Lesson #3: Lessons for Entrepreneurial Success (Maybe, with Hard Work and Luck)
Often when you start a business you wear many hats. As a result, founders get used to doing things themselves. However, as their teams grow many leaders fall into the trap of:
“I’ll just do it myself later.”, “They don’t do it the way I do it.”, or “What if they mess it up?”
What’s the point of growing a team if you’re not going to trust them to learn, improve and more importantly, or bring something different to the table?
Don’t be a hero. Start delegating the tasks you don’t need to focus on right now.
“But ALL IN COLLECTIVE, how do I know what to delegate?”
We’re glad you asked. First, make sure you’re prioritizing your tasks. There are many prioritization methods to choose from like the Kano Model, MoSCoW Method, etc. We like value vs complexity matrices like the Eisenhower Matrix. If you’re not familiar with the matrix? Here’s a quick rundown.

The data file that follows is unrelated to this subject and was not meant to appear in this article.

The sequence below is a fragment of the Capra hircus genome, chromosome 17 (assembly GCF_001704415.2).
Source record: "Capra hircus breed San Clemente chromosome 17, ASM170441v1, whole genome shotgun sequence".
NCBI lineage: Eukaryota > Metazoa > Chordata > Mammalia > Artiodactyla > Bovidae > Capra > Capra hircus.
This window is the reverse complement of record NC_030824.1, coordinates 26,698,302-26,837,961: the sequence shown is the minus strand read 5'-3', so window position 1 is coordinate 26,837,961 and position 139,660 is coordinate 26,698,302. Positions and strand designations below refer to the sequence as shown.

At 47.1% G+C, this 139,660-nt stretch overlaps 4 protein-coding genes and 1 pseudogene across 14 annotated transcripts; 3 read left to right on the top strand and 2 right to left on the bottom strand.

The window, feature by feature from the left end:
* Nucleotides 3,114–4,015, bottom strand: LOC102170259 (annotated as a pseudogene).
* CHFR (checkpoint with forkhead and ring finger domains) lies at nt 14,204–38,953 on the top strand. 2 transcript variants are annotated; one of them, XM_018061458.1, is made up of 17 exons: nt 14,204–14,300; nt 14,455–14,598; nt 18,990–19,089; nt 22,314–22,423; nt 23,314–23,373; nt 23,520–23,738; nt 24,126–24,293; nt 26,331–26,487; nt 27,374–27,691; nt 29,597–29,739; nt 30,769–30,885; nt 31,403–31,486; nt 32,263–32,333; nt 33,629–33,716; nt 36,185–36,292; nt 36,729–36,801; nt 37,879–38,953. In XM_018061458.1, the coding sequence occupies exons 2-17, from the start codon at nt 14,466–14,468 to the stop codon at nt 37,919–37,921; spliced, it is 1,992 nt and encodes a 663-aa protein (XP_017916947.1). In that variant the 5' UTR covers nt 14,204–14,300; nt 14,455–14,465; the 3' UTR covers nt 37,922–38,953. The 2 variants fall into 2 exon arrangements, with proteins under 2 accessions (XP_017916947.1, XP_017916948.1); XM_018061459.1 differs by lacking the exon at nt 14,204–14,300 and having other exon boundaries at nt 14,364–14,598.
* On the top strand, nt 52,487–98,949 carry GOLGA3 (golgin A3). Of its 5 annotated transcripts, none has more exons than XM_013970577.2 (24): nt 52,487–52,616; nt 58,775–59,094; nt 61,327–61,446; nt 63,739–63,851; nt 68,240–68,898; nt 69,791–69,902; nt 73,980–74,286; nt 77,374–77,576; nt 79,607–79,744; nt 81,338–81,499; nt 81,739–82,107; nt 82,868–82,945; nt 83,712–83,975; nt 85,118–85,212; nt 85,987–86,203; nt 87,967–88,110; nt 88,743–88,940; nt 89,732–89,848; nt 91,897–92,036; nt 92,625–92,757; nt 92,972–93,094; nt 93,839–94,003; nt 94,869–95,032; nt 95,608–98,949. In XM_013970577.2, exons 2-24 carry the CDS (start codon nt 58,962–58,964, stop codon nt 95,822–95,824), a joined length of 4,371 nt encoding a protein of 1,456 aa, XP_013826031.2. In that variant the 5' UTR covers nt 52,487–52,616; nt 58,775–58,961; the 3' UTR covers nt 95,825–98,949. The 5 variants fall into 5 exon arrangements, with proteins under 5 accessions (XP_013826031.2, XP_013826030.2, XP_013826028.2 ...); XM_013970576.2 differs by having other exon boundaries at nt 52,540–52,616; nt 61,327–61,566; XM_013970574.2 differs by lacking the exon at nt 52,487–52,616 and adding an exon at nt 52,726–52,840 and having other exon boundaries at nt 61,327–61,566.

Assign all of your tasks into one of the following categories:
Urgent & Important: DO - These tasks should be done first, they require your time and attention.
Not Urgent, but Important: SCHEDULE - Plan time to tackle these in order of importance.
Urgent, but less Important: DELEGATE - These tasks are time-sensitive, delegate them. Stop being a hero and trust your team.
Not Urgent nor Important: REMOVE - Why the hell have you let these occupy space in your head? Kick these tasks down a hole while yelling “This is Sparta!”. You have Urgent and Important work to do.
If you don’t have a team you can delegate to technology. Automation tools like Zapier, IFTTT and voice-activated assistants like Siri, Alexa, and Google Home have come a long way. Use computers to your advantage, at least until they rein as our robot overlords.
Photo by Esteban Lopez
Image by Mike Reid